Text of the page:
DEAR DR. DONOHUE: I have a problem with my neck. The muscles on the left side are contracted and pull my neck down and to the left. I have severe arthritis of my neck, and, since I cannot take anti-inflammatory medicines, I am on my own. One doctor told me to “deal with it.” Any advice is appreciated. – D.B.

Your X-rays might show arthritis, but arthritis is not the likely cause of what you describe. Your description better fits the picture of dystonia. Dystonia is a sustained contraction of muscles that pulls parts of the body into awkward positions and leaves them there.

Your symptoms suggest the form of dystonia called torticollis. In everyday speech, the word used to identify it is “wryneck.” It’s a spasm of neck muscles that draws the neck down toward the shoulder and immobilizes it in that irksome position.

Torticollis is not without treatment. One popular approach is Botox. It’s the diluted toxin of the most serious form of food poisoning, botulism. Botox paralyzes muscles. Diluted, it can be selectively injected into muscles in spasm and free them from the lockhold they have on the involved part of the body.

You must consult a neurologist. An examination can put the diagnosis on firm ground. This long-distance diagnosis by me leaves much to be desired.

If the torticollis diagnosis pans out, then the second item on your agenda is to contact the Dystonia Medical Research Foundation. Not only can it give you the latest on treatment, but it can also put you in touch with doctors knowledgeable in dystonias, as well as with other people who suffer from it. In Canada, the number is 1-800-361-8061, and in the United States, 1-800-377-3978. Its Web site is

DEAR DR. DONOHUE: Can you devote space to the dangers and treatment of rabies? Are all canines potential carriers? Do all animal bites require shots? – S.C.

ANSWER: The list of animals that can carry the rabies virus is long. In the entire world, dogs – all dogs – are the No. 1 conveyor of this dreadful illness. In the United States and Canada, thanks to national pet vaccinations, wild animals are the source of spread. Bats, raccoons, skunks, foxes and coyotes are on the list of potential rabies-carrying animals.

About 90 days (and as long as one year) after the bite of a rabid animal, a person develops fever, headache and a nondescript feeling of being out of sorts. Shortly thereafter, pain or peculiar sensations, such as pins and needles, arise at the bite site. Then delirium interspersed with periods of lucidity sets in. Attempts at drinking any fluid trigger painful throat spasms, and even the sight of water engenders dread (hydrophobia). Death follows. This sequence of events transpires if no treatment has been given.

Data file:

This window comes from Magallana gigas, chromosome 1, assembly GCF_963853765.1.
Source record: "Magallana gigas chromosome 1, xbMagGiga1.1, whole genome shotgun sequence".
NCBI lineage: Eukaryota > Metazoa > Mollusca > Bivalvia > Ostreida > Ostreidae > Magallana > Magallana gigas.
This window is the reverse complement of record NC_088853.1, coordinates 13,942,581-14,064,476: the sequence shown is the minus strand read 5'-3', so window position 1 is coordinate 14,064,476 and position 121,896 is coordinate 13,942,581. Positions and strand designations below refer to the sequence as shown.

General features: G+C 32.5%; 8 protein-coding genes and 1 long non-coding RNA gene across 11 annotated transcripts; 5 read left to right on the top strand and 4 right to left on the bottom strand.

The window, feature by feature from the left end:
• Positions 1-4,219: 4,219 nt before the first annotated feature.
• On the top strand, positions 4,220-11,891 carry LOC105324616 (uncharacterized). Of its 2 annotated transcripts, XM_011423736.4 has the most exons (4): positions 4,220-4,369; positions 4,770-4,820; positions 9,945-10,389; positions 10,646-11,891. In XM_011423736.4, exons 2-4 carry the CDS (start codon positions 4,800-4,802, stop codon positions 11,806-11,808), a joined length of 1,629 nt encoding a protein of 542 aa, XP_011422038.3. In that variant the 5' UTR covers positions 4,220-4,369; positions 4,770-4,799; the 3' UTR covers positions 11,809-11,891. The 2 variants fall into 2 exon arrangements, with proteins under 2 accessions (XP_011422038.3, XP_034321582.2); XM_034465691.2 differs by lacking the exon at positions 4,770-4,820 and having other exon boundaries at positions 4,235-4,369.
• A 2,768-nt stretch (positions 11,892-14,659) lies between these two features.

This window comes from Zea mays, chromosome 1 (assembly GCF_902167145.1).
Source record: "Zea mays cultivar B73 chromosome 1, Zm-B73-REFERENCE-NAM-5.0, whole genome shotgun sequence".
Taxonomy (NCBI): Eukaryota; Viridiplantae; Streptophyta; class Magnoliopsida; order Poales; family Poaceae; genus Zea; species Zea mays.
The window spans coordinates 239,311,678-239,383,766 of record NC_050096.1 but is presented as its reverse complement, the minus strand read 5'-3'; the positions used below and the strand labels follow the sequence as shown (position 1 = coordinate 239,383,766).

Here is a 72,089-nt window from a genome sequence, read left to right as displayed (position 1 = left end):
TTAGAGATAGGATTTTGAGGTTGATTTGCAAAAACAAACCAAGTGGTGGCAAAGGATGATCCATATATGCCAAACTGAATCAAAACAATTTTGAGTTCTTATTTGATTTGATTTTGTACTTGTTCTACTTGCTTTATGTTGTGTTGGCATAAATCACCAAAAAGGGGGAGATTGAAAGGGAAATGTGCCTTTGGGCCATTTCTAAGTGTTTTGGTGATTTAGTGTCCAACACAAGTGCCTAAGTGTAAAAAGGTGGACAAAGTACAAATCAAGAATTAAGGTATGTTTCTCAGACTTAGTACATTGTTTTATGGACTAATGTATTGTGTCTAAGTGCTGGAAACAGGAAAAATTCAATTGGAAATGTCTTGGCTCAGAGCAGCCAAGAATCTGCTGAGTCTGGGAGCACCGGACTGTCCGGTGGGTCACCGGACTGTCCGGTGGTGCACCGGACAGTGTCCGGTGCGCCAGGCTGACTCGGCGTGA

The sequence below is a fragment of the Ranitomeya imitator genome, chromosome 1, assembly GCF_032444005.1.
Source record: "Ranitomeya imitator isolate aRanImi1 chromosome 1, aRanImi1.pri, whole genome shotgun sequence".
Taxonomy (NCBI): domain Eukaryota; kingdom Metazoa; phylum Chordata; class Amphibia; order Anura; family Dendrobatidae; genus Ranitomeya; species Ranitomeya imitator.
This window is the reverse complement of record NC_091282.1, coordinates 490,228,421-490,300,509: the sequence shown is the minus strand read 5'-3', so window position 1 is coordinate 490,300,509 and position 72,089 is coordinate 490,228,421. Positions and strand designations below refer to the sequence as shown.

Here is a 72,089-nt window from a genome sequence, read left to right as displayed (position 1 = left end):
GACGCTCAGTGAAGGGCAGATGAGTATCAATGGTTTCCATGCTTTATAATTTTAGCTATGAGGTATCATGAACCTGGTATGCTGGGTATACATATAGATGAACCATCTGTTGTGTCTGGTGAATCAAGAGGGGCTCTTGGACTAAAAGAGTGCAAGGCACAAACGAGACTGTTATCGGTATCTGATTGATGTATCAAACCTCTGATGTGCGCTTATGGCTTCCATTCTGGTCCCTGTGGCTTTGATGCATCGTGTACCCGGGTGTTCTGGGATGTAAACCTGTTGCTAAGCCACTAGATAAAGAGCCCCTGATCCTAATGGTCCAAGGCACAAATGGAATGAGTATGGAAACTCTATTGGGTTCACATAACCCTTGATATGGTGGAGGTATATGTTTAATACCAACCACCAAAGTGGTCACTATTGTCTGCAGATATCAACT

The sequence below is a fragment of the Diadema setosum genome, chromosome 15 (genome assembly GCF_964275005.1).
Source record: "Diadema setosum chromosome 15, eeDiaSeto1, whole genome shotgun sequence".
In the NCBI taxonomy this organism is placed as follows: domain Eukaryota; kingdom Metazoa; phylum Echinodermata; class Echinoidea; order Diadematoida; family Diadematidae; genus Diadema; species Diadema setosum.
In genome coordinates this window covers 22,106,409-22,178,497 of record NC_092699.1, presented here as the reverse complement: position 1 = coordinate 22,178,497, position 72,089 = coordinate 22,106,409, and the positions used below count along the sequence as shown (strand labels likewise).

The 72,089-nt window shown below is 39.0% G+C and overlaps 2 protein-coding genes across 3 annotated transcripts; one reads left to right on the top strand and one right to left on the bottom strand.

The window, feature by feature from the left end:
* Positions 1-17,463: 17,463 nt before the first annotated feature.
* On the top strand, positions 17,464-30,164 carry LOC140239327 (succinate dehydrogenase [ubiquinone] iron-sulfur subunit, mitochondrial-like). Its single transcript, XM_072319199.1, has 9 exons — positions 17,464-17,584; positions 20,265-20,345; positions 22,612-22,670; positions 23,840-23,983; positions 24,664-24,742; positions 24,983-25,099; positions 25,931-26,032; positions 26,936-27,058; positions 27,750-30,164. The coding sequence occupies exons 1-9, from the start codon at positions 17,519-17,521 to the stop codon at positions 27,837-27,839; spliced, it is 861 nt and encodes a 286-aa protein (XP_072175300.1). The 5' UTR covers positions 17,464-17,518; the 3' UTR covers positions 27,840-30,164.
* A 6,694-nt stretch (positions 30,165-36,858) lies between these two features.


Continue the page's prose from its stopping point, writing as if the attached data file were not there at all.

Immediate treatment of an animal bite is washing it with copious amounts of soap and water and then irrigating it with an antiseptic solution. Povidone-iodine (Betadine) is the one usually recommended.

If the biting animal can be observed for 10 days, rabies shots for the human can be withheld. If, after 10 days, the animal shows no signs of the infection, no treatment is required. If the bite is from an animal that is a known rabies carrier and if the animal cannot be observed, then it is appropriate to begin treatment with rabies vaccine and rabies antibodies (rabies immune globulin).

Shooting a wild animal that bites a human can solve the question of treatment. The animal should not be shot in the head in order to preserve the brain for microscopic examination of the rabies virus.

DEAR DR. DONOHUE: I suffer from allergies and take Claritin regularly without experiencing any side effects. Occasionally I take Claritin-D when my allergies bother me more than usual. When I take it, it is difficult to urinate, and it takes longer for me to do so. Why does this happen? – J.G.

ANSWER: I assume you are an older man with a large prostate gland. Claritin contains the antihistamine loratadine. Claritin-D has an additional ingredient: pseudoephedrine, a decongestant. Pseudoephedrine can cause contractions of prostate gland muscles and bladder outlet muscles that close the bladder’s drainage system.

Dr. Donohue regrets that he is unable to answer individual letters, but he will incorporate them in his column whenever possible. Readers may write him or request an order form of available health newsletters at P.O. Box 536475, Orlando, FL 32853-6475.

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